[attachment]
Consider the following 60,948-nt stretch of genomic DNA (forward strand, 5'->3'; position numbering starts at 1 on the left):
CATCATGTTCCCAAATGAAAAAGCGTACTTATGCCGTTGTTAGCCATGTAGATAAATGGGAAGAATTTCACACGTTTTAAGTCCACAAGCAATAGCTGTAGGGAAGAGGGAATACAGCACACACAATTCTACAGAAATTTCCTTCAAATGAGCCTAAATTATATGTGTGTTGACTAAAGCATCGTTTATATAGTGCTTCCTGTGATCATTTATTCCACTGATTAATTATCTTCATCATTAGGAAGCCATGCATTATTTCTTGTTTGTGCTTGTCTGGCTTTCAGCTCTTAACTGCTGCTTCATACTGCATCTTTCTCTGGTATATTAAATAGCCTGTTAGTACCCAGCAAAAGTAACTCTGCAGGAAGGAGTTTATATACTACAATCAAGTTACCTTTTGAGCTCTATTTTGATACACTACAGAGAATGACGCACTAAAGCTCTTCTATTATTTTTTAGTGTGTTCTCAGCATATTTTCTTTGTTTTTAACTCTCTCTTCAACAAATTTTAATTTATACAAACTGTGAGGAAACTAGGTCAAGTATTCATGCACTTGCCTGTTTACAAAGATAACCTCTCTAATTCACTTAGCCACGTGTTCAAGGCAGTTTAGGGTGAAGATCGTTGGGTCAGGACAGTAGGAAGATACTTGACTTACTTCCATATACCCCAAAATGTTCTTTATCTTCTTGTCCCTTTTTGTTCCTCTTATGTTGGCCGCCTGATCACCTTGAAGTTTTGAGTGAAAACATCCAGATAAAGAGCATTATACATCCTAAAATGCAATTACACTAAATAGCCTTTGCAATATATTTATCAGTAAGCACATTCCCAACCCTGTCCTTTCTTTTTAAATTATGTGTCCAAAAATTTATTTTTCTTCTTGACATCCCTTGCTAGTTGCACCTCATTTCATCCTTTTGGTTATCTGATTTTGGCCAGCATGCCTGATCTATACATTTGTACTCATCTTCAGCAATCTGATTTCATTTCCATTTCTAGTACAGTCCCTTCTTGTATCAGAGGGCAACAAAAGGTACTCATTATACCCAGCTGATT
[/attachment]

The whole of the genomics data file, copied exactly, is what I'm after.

Consider the following 60,948-nt stretch of genomic DNA (forward strand, 5'->3'; position numbering starts at 1 on the left):
CATCATGTTCCCAAATGAAAAAGCGTACTTATGCCGTTGTTAGCCATGTAGATAAATGGGAAGAATTTCACACGTTTTAAGTCCACAAGCAATAGCTGTAGGGAAGAGGGAATACAGCACACACAATTCTACAGAAATTTCCTTCAAATGAGCCTAAATTATATGTGTGTTGACTAAAGCATCGTTTATATAGTGCTTCCTGTGATCATTTATTCCACTGATTAATTATCTTCATCATTAGGAAGCCATGCATTATTTCTTGTTTGTGCTTGTCTGGCTTTCAGCTCTTAACTGCTGCTTCATACTGCATCTTTCTCTGGTATATTAAATAGCCTGTTAGTACCCAGCAAAAGTAACTCTGCAGGAAGGAGTTTATATACTACAATCAAGTTACCTTTTGAGCTCTATTTTGATACACTACAGAGAATGACGCACTAAAGCTCTTCTATTATTTTTTAGTGTGTTCTCAGCATATTTTCTTTGTTTTTAACTCTCTCTTCAACAAATTTTAATTTATACAAACTGTGAGGAAACTAGGTCAAGTATTCATGCACTTGCCTGTTTACAAAGATAACCTCTCTAATTCACTTAGCCACGTGTTCAAGGCAGTTTAGGGTGAAGATCGTTGGGTCAGGACAGTAGGAAGATACTTGACTTACTTCCATATACCCCAAAATGTTCTTTATCTTCTTGTCCCTTTTTGTTCCTCTTATGTTGGCCGCCTGATCACCTTGAAGTTTTGAGTGAAAACATCCAGATAAAGAGCATTATACATCCTAAAATGCAATTACACTAAATAGCCTTTGCAATATATTTATCAGTAAGCACATTCCCAACCCTGTCCTTTCTTTTTAAATTATGTGTCCAAAAATTTATTTTTCTTCTTGACATCCCTTGCTAGTTGCACCTCATTTCATCCTTTTGGTTATCTGATTTTGGCCAGCATGCCTGATCTATACATTTGTACTCATCTTCAGCAATCTGATTTCATTTCCATTTCTAGTACAGTCCCTTCTTGTATCAGAGGGCAACAAAAGGTACTCATTATACCCAGCTGATT